"* * * It seems equally well settled that any contract or agreement on the part of an incumbent of an office, made at the time of or before his appointment to the office, that he shall accept in lieu of the salary prescribed by law a sum less than is so prescribed is void as against public policy and does not become binding upon him so as to preclude him from recovering the full amount of the salary.  Miller v. United States, 103 Fed. 413; Glavey v. United States, 182 U.S. 595;Lukens v. Nye, 156 Cal. 498, 105 Pac. 593, 36 L.R.A. (N.S.) 244, and note.  * * *"

            The rule has been applied consistently wherever it has been before the Supreme Court of this state.  Other cases in which our Supreme Court has reached the same result are State ex rel. Knez v. Seattle, 176 Wash. 283, 28 P. (2d) 1020;State ex rel. Pike v. Bellingham, 183 Wash. 439, 48 P. (2d) 602;State ex rel. Osburn v. Seattle, 190 Wash. 222, 67 P. (2d) 913; 111 A.L.R. 418;State ex rel. Ross v. King County, 191 Wash. 340, 71 P. (2d) 370;Chatfield v.  [[Orig. Op. Page 3]] Seattle, 198 Wash. 179, 88 P. (2d) 582, 121 A.L.R. 1279;State ex rel. Hartsell v. Seattle, 199 Wash. 455, 192 P. (2d) 199;Watkins v. Seattle, 2 Wn. (2d) 695.  In none of the Washington cases was the state as distinguished from a municipal officer involved.  However, the rule has been generally applied in other jurisdictions to all types of governmental officers.  See Annotation 70 A.L.R. 972, 118 A.L.R. 1458.  Although the language of the above quotation fromRhodes v. Tacoma refers to the time of appointment to the office, the rule has not been confined to the original appointment but rather to all waivers or agreements made in advance of the performance of the service for which compensation is payable.  We see no distinction between the payments designated salary and those designated uniform allowance since both are based upon the performance of service.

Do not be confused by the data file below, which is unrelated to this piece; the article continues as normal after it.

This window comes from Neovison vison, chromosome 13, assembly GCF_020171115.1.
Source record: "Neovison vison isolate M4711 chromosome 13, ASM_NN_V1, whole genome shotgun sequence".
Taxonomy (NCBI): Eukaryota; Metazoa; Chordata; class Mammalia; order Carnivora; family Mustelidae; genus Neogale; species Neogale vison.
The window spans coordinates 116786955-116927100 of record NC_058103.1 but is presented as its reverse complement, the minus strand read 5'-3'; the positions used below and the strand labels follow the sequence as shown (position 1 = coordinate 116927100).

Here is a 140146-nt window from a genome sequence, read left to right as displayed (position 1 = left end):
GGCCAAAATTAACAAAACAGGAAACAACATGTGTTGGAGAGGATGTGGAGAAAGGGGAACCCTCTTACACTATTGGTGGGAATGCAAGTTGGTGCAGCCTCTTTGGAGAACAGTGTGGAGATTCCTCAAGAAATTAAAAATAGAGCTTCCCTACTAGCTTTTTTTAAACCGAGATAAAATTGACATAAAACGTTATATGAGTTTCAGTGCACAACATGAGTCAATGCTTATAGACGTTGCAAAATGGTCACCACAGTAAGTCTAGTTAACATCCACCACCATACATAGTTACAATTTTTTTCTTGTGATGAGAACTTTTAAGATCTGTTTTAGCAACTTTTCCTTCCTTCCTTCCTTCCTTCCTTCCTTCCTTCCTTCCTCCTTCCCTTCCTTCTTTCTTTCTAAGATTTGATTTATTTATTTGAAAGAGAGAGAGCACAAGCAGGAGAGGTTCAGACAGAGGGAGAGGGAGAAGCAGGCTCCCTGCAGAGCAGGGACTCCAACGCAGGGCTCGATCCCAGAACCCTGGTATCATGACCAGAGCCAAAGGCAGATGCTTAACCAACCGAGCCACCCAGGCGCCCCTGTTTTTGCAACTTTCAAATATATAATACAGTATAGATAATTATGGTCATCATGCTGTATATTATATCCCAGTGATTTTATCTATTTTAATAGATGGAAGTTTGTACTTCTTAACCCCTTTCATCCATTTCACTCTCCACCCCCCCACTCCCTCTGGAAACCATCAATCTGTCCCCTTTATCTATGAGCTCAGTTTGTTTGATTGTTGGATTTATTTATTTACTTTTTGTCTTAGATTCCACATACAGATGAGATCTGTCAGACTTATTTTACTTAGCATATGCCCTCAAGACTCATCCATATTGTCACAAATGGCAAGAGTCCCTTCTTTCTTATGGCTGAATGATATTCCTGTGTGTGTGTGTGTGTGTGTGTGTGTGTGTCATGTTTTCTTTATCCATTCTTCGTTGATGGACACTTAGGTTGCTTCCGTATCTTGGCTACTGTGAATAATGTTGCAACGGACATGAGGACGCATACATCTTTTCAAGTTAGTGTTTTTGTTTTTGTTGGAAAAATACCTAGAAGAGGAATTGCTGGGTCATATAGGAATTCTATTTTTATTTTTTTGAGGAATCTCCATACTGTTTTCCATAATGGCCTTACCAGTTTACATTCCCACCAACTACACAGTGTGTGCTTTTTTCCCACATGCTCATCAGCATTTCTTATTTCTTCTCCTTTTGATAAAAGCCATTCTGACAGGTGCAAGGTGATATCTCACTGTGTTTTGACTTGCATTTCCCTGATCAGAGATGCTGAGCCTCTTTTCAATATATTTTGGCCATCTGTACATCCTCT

It is, therefore, our conclusion that waivers made in advance of the performance of the service are not valid and under the decisions would not preclude a later claim for the amount waived.

            Where compensation has been fully earned by a public officer it is his and he may do with it as he pleases.

            "The rule of public policy which invalidates agreements to render official services for a compensation less than or different from that fixed by law has reference to services yet to be performed.  The evil sought to be prevented by invalidating such agreements cannot arise where the agreement is made after the services have been performed.  Whatever compensation attaches to such performed services belongs to the officer as his property to do with as he pleases and it lies within his power to relinquish it altogether or to agree to take less in payment for his services."  43 Am.Jur. 158

            No illegality would be involved in officers' turning back to the state their uniform allowance after it has been fully earned, or in their waiving such payments when they have become fully due.  The latter could be accomplished by their filing in lieu of vouchers a statement somewhat as follows:

            "In consideration of the maintenance of the officer strength of the National Guard of the State of Washington at a strength  [[Orig. Op. Page 4]] not possible if all sums due for uniform allowance to officers are paid, I, the undersigned hereby waive the amount of $50.00 now due me from the state as uniform allowance for services for the twelve months period from . . . . . . to . . . . . . ."

Very truly yours,

SMITH TROY
Attorney General

LYLE L. IVERSEN
Assistant Attorney General